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Eric R. Blythe


[email protected]



Eric’s practice focuses primarily on commercial litigation and lending, debt restructuring and workouts, distressed debt advising and corporate and municipal reorganization. Past representations include a diverse mix of lenders, secured and unsecured creditors, corporate borrowers, bondholders, bond trustees and institutional investors.

Eric’s experience also extends to other disciplines, often in the distressed context, including director and officer representation, intellectual property licensing and sales, consignment, insurance and landlord/tenant issues.

Eric is an active member of the American Bankruptcy Institute and the Boston Bar Association. He is also the editor of Mintz's bankruptcy blog which provides timely discussion and analysis on a variety of bankruptcy and commercial law issues.


  • Boston University School of Law (JD)
  • Syracuse University (BS)

Recognition & Awards

  • Recognized as a Rising Star by The Legal 500 United States for Finance: Municipal Bankruptcy (2019-2021)
  • Recognized as Best Lawyers Ones to Watch (2021)


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The Automatic Stay: Supreme Court Finds that Retaining Debtors’ Property, Despite Turnover Demands, is Not a Stay Violation
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Leveraged loans continue to be a topic of interest in the current environment, particularly when they are pooled and securitized as collateralized loan obligations. A recent decision sheds light on whether and when leveraged loans and similar instruments may be classified as securities and, therefore, be subject to securities laws.
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Practice Intro Bankrupty Restructuring Mintz
Transfers and transactions up to ten years old may be scrutinized, unwound and recovered by a trustee, the bankruptcy court sitting in Massachusetts recently held in the NECCO (think chalky wafer candy) bankruptcy case. The ruling, in a case of first impression in Massachusetts, expands the reach back period from the typical four-year period for fraudulent transfer recovery, so long as the IRS is a creditor in the case. 
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Tolstoy warned that “if you look for perfection, you’ll never be content”; but Tolstoy wasn’t a bankruptcy lawyer.  In the world of secured lending, perfection is paramount. A secured lender that has not properly perfected its lien can lose its collateral and end up with unsecured status if its borrower files bankruptcy. 
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In a recent American Law Journal article, "When Hiding Assets Doesn't Work: How Mintz Recovered $20M for Cheated Client," Daniel Pascucci and Joe Dunn detail the extensive efforts used to hold a judgment creditor accountable -- 10 years and $20 million later, the case exemplifies the old saying that you can run, but you can't hide.
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In an earlier blog piece we reported on the Third Circuit's 2015 decision in In re Jevic Holding Corp. where the Court approved a settlement, implemented through a structured dismissal, which allowed junior creditors to receive a distribution prior to senior creditors being paid in full. The decision was appealed and the Supreme Court agreed to hear the case and decide whether structured dismissals are permissible in bankruptcy.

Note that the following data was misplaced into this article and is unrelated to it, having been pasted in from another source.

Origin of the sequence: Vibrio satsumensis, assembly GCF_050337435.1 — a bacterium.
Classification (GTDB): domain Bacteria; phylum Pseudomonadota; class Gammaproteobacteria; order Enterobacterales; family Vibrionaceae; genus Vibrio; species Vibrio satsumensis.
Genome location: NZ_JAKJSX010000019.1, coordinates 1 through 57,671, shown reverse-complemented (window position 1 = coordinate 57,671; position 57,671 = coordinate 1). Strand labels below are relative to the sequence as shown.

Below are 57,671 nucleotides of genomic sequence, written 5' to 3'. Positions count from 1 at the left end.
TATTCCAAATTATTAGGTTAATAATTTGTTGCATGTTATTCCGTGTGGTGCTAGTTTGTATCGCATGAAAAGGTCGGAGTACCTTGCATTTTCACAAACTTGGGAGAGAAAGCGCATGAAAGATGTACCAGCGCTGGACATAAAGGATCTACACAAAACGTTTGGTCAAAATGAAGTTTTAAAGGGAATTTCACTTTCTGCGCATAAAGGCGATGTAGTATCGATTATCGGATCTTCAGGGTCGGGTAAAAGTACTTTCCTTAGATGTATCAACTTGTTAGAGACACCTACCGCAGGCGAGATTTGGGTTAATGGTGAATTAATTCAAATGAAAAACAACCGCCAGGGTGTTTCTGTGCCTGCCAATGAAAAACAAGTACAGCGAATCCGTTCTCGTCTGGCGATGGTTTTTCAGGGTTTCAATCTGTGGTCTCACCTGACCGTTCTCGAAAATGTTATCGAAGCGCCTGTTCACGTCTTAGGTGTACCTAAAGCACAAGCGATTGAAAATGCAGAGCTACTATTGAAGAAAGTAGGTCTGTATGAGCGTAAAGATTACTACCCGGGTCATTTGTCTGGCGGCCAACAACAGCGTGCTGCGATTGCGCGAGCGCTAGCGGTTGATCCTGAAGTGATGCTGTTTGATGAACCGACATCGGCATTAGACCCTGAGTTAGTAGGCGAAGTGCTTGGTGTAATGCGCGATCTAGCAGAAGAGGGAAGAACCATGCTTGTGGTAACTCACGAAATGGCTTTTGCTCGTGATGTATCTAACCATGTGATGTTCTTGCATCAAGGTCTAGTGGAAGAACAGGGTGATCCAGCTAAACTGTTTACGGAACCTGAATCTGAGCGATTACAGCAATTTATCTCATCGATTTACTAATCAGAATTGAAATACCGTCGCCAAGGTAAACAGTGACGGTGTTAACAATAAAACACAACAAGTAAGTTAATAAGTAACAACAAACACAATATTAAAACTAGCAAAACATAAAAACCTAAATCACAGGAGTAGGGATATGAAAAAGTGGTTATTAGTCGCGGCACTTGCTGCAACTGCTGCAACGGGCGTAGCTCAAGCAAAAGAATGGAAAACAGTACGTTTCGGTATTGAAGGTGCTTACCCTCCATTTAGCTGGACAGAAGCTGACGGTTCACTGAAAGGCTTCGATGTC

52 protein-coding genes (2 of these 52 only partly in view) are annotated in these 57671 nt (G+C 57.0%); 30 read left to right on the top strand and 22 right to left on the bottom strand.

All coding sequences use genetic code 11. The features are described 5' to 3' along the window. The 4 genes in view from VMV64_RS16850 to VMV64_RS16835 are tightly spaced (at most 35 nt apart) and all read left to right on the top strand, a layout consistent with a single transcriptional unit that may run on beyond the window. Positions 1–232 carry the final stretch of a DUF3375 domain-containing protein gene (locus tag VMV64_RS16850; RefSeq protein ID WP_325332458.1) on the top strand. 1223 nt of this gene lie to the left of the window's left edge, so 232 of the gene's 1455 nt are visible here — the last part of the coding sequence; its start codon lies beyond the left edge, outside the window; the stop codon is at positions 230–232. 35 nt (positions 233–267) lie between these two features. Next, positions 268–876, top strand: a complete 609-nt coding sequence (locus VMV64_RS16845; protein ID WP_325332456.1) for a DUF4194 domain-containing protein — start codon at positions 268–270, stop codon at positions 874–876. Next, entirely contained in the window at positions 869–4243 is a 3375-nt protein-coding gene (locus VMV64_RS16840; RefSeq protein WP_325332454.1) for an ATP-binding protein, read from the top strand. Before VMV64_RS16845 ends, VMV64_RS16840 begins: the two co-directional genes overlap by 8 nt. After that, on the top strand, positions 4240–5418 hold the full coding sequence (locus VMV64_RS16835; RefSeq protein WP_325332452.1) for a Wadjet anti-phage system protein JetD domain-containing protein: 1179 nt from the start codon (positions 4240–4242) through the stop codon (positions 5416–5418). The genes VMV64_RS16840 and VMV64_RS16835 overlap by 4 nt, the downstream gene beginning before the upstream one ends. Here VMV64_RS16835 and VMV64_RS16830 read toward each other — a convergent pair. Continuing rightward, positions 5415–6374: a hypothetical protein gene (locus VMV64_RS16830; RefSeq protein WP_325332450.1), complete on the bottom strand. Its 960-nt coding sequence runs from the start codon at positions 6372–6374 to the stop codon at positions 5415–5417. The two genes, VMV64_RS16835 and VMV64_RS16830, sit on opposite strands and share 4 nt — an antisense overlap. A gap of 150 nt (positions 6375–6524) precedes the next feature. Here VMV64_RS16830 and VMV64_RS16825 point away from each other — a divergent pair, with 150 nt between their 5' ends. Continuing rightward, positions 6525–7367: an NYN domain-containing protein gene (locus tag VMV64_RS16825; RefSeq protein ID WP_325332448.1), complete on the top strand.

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A draft of the U.S. Treasury’s proposed debt restructuring legislation began circulating earlier today. The draft legislation would give Puerto Rico, as well as other U.S. territories, and their municipalities access to U.S. bankruptcy court under a new chapter of the U.S. Bankruptcy Code (so-called “Super Chapter 9”) as well as making Puerto Rico’s instrumentalities (but not Puerto Rico itself) potentially eligible to file for bankruptcy under existing Chapter 9.
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Mintz was recently honored at the 10th Annual M&A Advisor Awards dinner with the Restructuring Community Impact Award in connection with the Acquisition of Assets of Alsip Acquisition, LLC by Paper Mill Acquisition LLC. 
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Lending credence to the old adage “if it’s too good to be true, then it probably is,” the Seventh Circuit Court of Appeals recently held that a secured lender was on inquiry notice of possible fraud by its borrower in impermissibly pledging customers’ assets to secure loans.
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Third Circuit Permits Chapter 11 Debtor to Reject Expired CBA

January 26, 2016 | Blog | By Eric Blythe

It is a familiar scenario: a company is on the verge of bankruptcy, bound by the terms of a collective bargaining agreement (CBA), and unable to negotiate a new agreement.  However, this time, an analysis of this distressed scenario prompted a new question: does it matter if the CBA is already expired, i.e., does the Bankruptcy Code distinguish between a CBA that expires pre-petition versus one that has not lapsed?
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Securitizations: Their Place in the Muni-Bond Tool Kit

National Federation of Municipal Analysts

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Chapter 9 and Municipal Securitizations

Smith's Research & Gradings


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Young Bankruptcy Lawyers: How Did We Get Here? Where are We Going?

Boston Bar Association

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